The National Institute of Neurological Disorders and Stroke (NINDS) estimates there are approximately 40,000 Bell’s palsy cases annually.
The condition is the temporary paralysis of the face, which may appear to be a result of stroke, but is actually not.1 Most cases of Bell’s palsy occur between the ages of 15 and 60. Researchers believe that Bell’s palsy is more prevalent among patients with diabetes, influenza, middle-ear infection, or Lyme disease.1 However, the condition can happen to anyone.
Although Bell’s palsy lasts only two or three weeks, the symptoms can range from mild loss of muscle control on one side of the face, to headaches, jaw pain, drooling, and difficulty speaking, swallowing, eating, or drinking.1
Causes of Bell’s palsy
There are several cranial nerves that control the movement of the facial muscles. Cranial nerve VII (CN VII) controls facial muscles, the eyelids, and the tear and saliva glands. In Bell’s palsy, CN VII has become compressed, which can lead to swelling or inflammation.2 A viral infection, such as viral meningitis, can compress CN VII in response to the infection.1 If this nerve becomes inflamed, it can restrict the proper flow of blood and oxygen to the face, thus leading to Bell’s palsy.
Common medical treatments for Bell’s palsy
Steroids such as prednisone is the most common treatment in order to reduce the swelling of CN VII.1 If the patient has a viral infection, antivirals (such as acyclovir) can also be used. Pain associated with Bell’s palsy will usually respond to aspirin. Special facial massages and exercise techniques are taught to patients to keep the facial muscles properly toned and prevent any further damage.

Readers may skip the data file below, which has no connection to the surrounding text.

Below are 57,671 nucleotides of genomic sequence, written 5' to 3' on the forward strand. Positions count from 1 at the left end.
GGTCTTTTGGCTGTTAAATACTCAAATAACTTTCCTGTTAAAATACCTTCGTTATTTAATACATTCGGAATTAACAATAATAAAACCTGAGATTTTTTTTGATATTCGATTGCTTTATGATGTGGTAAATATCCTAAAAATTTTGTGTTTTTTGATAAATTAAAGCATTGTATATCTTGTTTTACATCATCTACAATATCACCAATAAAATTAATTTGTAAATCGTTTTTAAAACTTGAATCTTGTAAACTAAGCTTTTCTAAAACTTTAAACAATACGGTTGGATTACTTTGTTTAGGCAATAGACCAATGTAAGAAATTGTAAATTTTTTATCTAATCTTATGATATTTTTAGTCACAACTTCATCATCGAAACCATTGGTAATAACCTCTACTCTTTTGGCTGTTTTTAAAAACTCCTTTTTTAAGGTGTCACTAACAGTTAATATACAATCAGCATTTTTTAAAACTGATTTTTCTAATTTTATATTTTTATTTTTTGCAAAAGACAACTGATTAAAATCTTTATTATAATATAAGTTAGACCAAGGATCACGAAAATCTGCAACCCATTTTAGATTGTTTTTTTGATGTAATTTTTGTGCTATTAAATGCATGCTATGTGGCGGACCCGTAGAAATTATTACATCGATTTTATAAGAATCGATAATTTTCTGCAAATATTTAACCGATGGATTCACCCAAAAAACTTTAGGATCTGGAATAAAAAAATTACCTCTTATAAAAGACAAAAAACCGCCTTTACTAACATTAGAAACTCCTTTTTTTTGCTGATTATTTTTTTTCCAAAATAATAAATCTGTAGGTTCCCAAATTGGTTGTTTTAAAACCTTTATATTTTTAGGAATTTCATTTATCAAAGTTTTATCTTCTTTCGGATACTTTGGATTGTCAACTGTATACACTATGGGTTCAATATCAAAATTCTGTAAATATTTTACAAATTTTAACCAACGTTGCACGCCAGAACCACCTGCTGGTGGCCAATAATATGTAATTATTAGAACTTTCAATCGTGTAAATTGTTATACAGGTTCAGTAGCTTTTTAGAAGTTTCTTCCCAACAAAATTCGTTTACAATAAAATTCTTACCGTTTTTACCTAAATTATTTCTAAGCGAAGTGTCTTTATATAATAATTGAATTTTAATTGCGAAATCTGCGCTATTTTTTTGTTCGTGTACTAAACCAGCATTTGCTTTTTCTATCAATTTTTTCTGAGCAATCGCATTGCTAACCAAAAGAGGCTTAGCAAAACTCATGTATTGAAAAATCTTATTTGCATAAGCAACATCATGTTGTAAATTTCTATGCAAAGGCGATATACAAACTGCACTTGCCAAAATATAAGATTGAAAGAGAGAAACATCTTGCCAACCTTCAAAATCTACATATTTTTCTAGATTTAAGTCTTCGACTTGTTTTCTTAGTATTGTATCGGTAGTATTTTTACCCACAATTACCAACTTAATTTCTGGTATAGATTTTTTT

If the eyelids are affected, the eyes may become dry, which may increase the chance for eye infection or damage to the cornea. An eyepatch or lubricating eye drops will keep the eye moist. In severe cases, doctors may recommend decompression surgery to relieve the pressure on CN VII. However, the procedure is controversial and may not be effective.
Laser treatment for Bell’s palsy
Laser treatment has demonstrated effectiveness in treating a variety of neurosensory and neuromotor conditions such as lower back pain with sciatica and neuropathy.3 In particular, low level laser therapy (LLLT) can help restore functionality to damaged nerves, while also preventing further degeneration.3
An article published in the journal Lasers and Medical Science compared LLLT to high intensity laser therapy (HILT) in the treatment of Bell’s palsy.3 The researchers found that both LLLT and HILT were effective in treating the condition, as compared to those who just received facial massage and exercise. They concluded by recommending both LLLT and HILT for the treatment of Bell’s palsy.
Although Bell’s palsy is a temporary condition, patients may feel a sense of social isolation while they are showing symptoms. With the advent and ongoing improvement of laser therapy for treating a variety of neurological conditions, including Bell’s palsy, patients need not isolate themselves from their social circles.
1 “Bell’s palsy fact sheet.” National Institute of Neurological Disorders and Stroke. Published April 2003. Accessed June 2015.
2 Bell’s palsy Info Site. “The facial nerve affected by Bell’s palsy.” Accessed June 2015.
3 Alayat MS, Elsodany AM, El Fiky AA. Efficacy of high and low level laser therapy in the treatment of Bell’s palsy: a randomized double blind placebo-controlled trial. Lasers Med Sci. 2014;29(1):335-42.